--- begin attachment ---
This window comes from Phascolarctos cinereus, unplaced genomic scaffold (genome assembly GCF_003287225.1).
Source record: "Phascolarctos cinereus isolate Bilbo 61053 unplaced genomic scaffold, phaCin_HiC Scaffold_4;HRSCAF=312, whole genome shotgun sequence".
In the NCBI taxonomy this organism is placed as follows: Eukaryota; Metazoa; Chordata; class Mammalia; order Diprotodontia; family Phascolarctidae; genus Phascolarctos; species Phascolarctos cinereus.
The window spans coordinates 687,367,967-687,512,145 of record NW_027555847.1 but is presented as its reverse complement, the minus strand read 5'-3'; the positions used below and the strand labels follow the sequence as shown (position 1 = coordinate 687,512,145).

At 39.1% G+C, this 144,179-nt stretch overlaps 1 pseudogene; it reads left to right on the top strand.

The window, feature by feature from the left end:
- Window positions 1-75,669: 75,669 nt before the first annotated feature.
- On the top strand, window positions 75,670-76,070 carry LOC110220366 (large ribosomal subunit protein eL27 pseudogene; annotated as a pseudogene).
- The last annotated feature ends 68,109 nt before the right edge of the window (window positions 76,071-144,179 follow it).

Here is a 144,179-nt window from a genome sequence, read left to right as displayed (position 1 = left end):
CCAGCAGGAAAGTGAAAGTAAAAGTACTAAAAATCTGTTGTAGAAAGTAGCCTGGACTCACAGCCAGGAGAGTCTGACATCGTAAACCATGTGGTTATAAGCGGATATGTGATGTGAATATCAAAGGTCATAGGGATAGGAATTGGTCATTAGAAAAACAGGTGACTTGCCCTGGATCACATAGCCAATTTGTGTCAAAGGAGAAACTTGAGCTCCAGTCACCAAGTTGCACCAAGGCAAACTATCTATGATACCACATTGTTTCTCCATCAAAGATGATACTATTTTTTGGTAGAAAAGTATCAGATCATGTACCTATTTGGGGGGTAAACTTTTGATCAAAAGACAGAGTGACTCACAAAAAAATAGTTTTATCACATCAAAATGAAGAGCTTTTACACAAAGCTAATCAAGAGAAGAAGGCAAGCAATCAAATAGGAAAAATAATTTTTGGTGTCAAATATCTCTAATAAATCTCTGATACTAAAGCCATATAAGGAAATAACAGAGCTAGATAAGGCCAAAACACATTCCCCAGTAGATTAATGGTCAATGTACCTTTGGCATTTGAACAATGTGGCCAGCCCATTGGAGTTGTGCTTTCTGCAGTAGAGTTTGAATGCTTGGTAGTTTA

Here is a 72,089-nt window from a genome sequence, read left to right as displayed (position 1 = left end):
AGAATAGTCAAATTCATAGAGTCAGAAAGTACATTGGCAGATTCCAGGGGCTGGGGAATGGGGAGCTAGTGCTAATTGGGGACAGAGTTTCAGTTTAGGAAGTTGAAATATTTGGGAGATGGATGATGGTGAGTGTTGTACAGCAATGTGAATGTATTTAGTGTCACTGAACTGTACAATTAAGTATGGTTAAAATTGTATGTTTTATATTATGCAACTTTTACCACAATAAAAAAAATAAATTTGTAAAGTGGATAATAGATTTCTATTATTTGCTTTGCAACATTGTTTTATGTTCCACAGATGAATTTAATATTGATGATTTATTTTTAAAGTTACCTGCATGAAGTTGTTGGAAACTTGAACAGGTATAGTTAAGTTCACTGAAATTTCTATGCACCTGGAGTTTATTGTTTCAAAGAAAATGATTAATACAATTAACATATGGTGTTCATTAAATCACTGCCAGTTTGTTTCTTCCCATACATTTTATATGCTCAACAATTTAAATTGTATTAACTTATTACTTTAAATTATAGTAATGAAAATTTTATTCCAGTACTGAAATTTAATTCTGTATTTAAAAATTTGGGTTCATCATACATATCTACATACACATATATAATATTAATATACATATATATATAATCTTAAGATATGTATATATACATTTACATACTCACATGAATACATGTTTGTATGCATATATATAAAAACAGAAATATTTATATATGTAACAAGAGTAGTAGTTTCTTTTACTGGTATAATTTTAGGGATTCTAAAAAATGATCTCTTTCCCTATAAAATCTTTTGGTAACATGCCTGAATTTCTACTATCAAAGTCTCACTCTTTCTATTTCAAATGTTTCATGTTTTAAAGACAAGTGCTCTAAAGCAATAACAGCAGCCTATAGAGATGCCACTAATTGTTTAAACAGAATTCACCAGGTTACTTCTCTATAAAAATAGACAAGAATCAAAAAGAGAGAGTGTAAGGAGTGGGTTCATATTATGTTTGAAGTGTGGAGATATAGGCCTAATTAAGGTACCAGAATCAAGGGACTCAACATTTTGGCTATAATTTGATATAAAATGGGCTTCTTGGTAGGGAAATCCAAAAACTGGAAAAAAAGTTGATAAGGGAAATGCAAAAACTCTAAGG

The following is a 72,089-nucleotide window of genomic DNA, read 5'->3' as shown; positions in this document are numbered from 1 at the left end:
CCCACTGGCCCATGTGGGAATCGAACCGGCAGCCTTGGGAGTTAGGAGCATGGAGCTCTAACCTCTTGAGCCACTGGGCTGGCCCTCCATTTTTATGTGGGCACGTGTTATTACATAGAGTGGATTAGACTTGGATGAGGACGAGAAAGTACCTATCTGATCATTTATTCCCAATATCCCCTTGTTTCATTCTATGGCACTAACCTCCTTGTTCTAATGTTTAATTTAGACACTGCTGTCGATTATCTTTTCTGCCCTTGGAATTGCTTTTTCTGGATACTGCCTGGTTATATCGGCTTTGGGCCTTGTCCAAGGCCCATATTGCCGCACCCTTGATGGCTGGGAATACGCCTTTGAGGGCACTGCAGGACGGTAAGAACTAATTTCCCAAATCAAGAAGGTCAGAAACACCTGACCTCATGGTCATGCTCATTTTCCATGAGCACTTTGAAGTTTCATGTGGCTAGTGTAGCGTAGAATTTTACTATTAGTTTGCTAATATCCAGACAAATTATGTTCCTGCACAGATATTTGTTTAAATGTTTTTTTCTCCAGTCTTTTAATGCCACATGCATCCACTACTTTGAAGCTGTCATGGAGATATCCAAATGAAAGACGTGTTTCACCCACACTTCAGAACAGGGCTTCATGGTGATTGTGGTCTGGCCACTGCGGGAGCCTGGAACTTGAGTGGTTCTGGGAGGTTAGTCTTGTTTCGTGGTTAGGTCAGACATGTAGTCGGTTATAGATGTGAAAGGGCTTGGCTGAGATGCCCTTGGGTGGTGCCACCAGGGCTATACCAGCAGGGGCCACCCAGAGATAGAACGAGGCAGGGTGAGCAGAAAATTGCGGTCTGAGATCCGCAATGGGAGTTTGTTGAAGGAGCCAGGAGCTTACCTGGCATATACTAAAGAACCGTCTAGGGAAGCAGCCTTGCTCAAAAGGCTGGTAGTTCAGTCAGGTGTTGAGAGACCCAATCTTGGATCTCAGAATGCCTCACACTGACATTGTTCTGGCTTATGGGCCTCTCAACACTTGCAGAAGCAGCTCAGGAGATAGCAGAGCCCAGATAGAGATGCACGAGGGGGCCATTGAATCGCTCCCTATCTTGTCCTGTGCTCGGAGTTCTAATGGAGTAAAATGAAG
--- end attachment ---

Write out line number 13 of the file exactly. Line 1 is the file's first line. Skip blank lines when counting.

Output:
AGAATAGTCAAATTCATAGAGTCAGAAAGTACATTGGCAGATTCCAGGGGCTGGGGAATGGGGAGCTAGTGCTAATTGGGGACAGAGTTTCAGTTTAGGAAGTTGAAATATTTGGGAGATGGATGATGGTGAGTGTTGTACAGCAATGTGAATGTATTTAGTGTCACTGAACTGTACAATTAAGTATGGTTAAAATTGTATGTTTTATATTATGCAACTTTTACCACAATAAAAAAAATAAATTTGTAAAGTGGATAATAGATTTCTATTATTTGCTTTGCAACATTGTTTTATGTTCCACAGATGAATTTAATATTGATGATTTATTTTTAAAGTTACCTGCATGAAGTTGTTGGAAACTTGAACAGGTATAGTTAAGTTCACTGAAATTTCTATGCACCTGGAGTTTATTGTTTCAAAGAAAATGATTAATACAATTAACATATGGTGTTCATTAAATCACTGCCAGTTTGTTTCTTCCCATACATTTTATATGCTCAACAATTTAAATTGTATTAACTTATTACTTTAAATTATAGTAATGAAAATTTTATTCCAGTACTGAAATTTAATTCTGTATTTAAAAATTTGGGTTCATCATACATATCTACATACACATATATAATATTAATATACATATATATATAATCTTAAGATATGTATATATACATTTACATACTCACATGAATACATGTTTGTATGCATATATATAAAAACAGAAATATTTATATATGTAACAAGAGTAGTAGTTTCTTTTACTGGTATAATTTTAGGGATTCTAAAAAATGATCTCTTTCCCTATAAAATCTTTTGGTAACATGCCTGAATTTCTACTATCAAAGTCTCACTCTTTCTATTTCAAATGTTTCATGTTTTAAAGACAAGTGCTCTAAAGCAATAACAGCAGCCTATAGAGATGCCACTAATTGTTTAAACAGAATTCACCAGGTTACTTCTCTATAAAAATAGACAAGAATCAAAAAGAGAGAGTGTAAGGAGTGGGTTCATATTATGTTTGAAGTGTGGAGATATAGGCCTAATTAAGGTACCAGAATCAAGGGACTCAACATTTTGGCTATAATTTGATATAAAATGGGCTTCTTGGTAGGGAAATCCAAAAACTGGAAAAAAAGTTGATAAGGGAAATGCAAAAACTCTAAGG